Underhill -- Willie Snead's deep understanding of the game has been a major key to his success (1 Viewer)

Dan in Lafayette

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<img src="http://bloximages.newyork1.vip.townnews.com/theadvocate.com/content/tncms/assets/v3/editorial/3/a5/3a5145af-ce07-506c-a677-1f371d2bc616/57def1922509f.image.jpg?resize=1200%2C800" width="650" /img>

Willie Snead's deep understanding of the game has been a major key to his success

By Nick Underhill -- Advocate



Sometimes it’s easy for the Saints to forget how far Willie Snead has come as a wide receiver, and how deep his understanding of the game goes.

When he showed in camp before last season, it seemed like he already had it all figured out and was ready made to make plays.

“I probably don't appreciate that as much because it just seems like when we first got him that came natural to him,” coach Sean Payton said.

That level of polish also can also make it difficult to see how much Snead has grown in the classroom and in his understanding of the game from when he caught 984 yards as a rookie to this season, which is where a large portion of his success comes from.

The receiver pulled in 69 passes last season and often made things look easy, but his production disguised the fact that he was trying to process a lot of information on the field, sometimes at a slower pace than he'd like.

MORE -- Advocate
 

insidejob

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New Orleans has proof of how deep Snead's understanding of the offense goes.

There are times when the Saints put a marker in their receivers&#8217; hands and ask them to draw the rest of the passing pattern. The players almost always, of course, know what they&#8217;re being asked to do, but there are times when they are blind to what&#8217;s happening elsewhere on the field.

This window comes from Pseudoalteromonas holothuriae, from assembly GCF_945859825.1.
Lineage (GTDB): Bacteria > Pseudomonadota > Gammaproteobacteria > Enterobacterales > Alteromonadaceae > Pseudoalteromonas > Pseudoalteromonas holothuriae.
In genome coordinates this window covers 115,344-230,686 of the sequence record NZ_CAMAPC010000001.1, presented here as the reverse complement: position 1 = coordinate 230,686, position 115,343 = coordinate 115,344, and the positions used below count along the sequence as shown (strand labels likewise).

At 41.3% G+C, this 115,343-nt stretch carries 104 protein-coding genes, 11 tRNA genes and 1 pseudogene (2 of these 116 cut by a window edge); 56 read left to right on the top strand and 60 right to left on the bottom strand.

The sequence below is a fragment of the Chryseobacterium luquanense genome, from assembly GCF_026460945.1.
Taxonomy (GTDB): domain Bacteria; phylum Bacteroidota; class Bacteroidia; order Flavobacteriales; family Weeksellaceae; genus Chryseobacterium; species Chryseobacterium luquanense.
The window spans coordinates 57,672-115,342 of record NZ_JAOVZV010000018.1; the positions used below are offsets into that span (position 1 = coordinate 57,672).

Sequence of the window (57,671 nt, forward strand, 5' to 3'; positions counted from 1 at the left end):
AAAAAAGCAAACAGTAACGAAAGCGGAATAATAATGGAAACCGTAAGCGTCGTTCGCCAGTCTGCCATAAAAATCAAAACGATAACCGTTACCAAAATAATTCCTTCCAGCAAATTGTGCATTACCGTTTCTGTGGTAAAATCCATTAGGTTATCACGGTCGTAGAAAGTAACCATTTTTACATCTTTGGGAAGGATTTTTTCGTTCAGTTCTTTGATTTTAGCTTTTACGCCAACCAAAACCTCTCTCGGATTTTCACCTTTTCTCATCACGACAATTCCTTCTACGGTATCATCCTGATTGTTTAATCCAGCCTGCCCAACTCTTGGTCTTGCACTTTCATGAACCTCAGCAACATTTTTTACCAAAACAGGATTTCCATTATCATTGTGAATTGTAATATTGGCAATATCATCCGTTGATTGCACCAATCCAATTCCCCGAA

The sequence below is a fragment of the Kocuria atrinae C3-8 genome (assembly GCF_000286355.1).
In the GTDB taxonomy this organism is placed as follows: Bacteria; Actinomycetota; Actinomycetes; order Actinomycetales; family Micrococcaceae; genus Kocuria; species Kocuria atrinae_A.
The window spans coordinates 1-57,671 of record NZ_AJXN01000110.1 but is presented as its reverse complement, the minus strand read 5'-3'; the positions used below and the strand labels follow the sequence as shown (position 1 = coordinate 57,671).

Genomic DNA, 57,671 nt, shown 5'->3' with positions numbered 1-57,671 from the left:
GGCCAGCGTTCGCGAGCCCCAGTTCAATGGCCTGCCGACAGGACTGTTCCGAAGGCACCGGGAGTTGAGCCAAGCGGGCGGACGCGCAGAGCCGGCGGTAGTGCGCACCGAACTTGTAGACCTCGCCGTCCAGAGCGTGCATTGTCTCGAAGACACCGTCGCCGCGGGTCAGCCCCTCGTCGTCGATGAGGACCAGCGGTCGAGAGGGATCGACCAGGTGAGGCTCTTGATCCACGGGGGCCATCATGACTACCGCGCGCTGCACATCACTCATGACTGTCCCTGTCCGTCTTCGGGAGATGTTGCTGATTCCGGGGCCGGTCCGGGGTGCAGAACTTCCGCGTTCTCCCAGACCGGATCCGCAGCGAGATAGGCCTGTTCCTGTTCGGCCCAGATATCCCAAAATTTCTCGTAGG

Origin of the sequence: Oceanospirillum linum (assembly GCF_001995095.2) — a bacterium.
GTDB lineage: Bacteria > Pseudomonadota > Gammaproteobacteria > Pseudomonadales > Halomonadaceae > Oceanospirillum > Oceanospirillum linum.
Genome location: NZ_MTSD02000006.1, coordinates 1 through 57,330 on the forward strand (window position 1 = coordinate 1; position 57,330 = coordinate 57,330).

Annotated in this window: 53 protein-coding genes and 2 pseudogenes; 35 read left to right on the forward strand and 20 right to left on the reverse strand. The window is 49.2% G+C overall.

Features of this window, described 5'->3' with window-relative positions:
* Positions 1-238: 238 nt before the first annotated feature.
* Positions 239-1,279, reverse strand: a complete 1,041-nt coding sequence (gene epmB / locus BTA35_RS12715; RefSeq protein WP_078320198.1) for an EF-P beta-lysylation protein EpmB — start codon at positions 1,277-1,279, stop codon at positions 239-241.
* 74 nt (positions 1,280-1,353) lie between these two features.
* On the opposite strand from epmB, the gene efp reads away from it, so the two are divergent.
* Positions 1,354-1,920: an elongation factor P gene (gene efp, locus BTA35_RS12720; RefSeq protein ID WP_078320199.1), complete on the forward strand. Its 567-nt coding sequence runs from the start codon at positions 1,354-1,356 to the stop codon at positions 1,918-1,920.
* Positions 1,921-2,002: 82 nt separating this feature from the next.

There aren&#8217;t many moments when Snead gets caught slipping. He almost always knows what the guys on either side of him are doing, and rates highly among the other players in the room in terms of understanding and knowing the whole offense.

&#8220;He would probably be one of the higher-graded players on offense that would be able to do that,&#8221; Payton said. &#8220;&#8217;This is what (Brandin) Cooks is doing over here, this is what Michael (Thomas is) doing, this is what I&#8217;m doing, this is what the back does.&#8217; You&#8217;d be surprised sometimes how players just learn what they do. You&#8217;re always as a coach trying to teach the whole picture and how it applies.&#8221;
Apparently he understands the offense second only to Drew Brees and Sean Payton themselves.
 

LiterOCola

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If it's true that he showed up to the Saints already able to comprehend a complicated offense with an innate ability to apply it to the various defensive looks, it makes it even more incomprehensible how the Browns, Giants, and Panthers couldn't find a way to utilize him.

I get the Saints have, by far, the best QB in that group; however, any offensive scheme should be able to utilize a player that knows how to run a good route based on how the defense is aligned.
 

Raymond

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If it's true that he showed up to the Saints already able to comprehend a complicated offense with an innate ability to apply it to the various defensive looks, it makes it even more incomprehensible how the Browns, Giants, and Panthers couldn't find a way to utilize him.

I get the Saints have, by far, the best QB in that group; however, any offensive scheme should be able to utilize a player that knows how to run a good route based on how the defense is aligned.
Your probably correct in that those times should of found good use in a receiver like that.

Or the other side on the coin says that maybe, just maybe, his understanding grew from having to learn 4 different offenses within his 1st year in the league.

Either way, just like Lance back in 05' I'm grateful those other teams let him go, not only so he ended up here. But ending up here with that big chip on his shoulder. Keep proving the entire league wrong (undrafted) and especially the 3 teams that had a chance to see 1st hand and still passed him up. The same reason 31 teams passed on Drew. "Too short"

Ha, their loss, our gain
 

ELLIASJWILLIAMS

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Part of me thinks it was more Spiller didn't want to do the job being asked of him and disagreed with how he was used.
so he knows what everyone on the offense is doing on the play. but spiller couldnt learn his job... SMH.

Spiller=Smaller Faster Ingram that couldn't block

We wanted a bigger Sproles/Reggie


He wasn't that player, we moved on.
 

bobad

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I hope all of our WR's remain blue collar guys. We can't afford even 1 big time WR, much less 3 or 4. I wouldn't want to lose any of them.